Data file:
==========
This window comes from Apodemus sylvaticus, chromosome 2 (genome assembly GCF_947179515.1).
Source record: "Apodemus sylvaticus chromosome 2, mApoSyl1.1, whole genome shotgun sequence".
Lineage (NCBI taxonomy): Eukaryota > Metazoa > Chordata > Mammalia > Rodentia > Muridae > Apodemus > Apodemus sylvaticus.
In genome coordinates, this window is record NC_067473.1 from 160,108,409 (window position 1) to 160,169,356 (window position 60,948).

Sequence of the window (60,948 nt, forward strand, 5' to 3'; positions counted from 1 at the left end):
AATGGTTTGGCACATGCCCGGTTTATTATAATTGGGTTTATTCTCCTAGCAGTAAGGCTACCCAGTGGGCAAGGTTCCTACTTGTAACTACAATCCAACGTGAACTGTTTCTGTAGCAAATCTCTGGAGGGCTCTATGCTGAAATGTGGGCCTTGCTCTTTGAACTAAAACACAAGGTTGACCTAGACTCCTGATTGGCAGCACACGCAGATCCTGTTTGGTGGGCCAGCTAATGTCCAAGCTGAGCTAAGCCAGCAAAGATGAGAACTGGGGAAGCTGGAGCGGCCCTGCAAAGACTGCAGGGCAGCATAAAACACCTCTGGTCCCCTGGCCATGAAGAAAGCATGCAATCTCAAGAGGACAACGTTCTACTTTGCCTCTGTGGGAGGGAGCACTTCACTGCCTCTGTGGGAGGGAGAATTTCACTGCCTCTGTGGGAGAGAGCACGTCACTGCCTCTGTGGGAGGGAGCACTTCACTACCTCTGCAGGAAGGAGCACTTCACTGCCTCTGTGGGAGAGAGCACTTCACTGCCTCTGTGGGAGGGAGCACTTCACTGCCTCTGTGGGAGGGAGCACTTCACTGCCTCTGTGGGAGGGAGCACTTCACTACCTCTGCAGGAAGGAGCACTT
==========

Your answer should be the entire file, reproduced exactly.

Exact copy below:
This window comes from Apodemus sylvaticus, chromosome 2 (genome assembly GCF_947179515.1).
Source record: "Apodemus sylvaticus chromosome 2, mApoSyl1.1, whole genome shotgun sequence".
Lineage (NCBI taxonomy): Eukaryota > Metazoa > Chordata > Mammalia > Rodentia > Muridae > Apodemus > Apodemus sylvaticus.
In genome coordinates, this window is record NC_067473.1 from 160,108,409 (window position 1) to 160,169,356 (window position 60,948).

Sequence of the window (60,948 nt, forward strand, 5' to 3'; positions counted from 1 at the left end):
AATGGTTTGGCACATGCCCGGTTTATTATAATTGGGTTTATTCTCCTAGCAGTAAGGCTACCCAGTGGGCAAGGTTCCTACTTGTAACTACAATCCAACGTGAACTGTTTCTGTAGCAAATCTCTGGAGGGCTCTATGCTGAAATGTGGGCCTTGCTCTTTGAACTAAAACACAAGGTTGACCTAGACTCCTGATTGGCAGCACACGCAGATCCTGTTTGGTGGGCCAGCTAATGTCCAAGCTGAGCTAAGCCAGCAAAGATGAGAACTGGGGAAGCTGGAGCGGCCCTGCAAAGACTGCAGGGCAGCATAAAACACCTCTGGTCCCCTGGCCATGAAGAAAGCATGCAATCTCAAGAGGACAACGTTCTACTTTGCCTCTGTGGGAGGGAGCACTTCACTGCCTCTGTGGGAGGGAGAATTTCACTGCCTCTGTGGGAGAGAGCACGTCACTGCCTCTGTGGGAGGGAGCACTTCACTACCTCTGCAGGAAGGAGCACTTCACTGCCTCTGTGGGAGAGAGCACTTCACTGCCTCTGTGGGAGGGAGCACTTCACTGCCTCTGTGGGAGGGAGCACTTCACTGCCTCTGTGGGAGGGAGCACTTCACTACCTCTGCAGGAAGGAGCACTT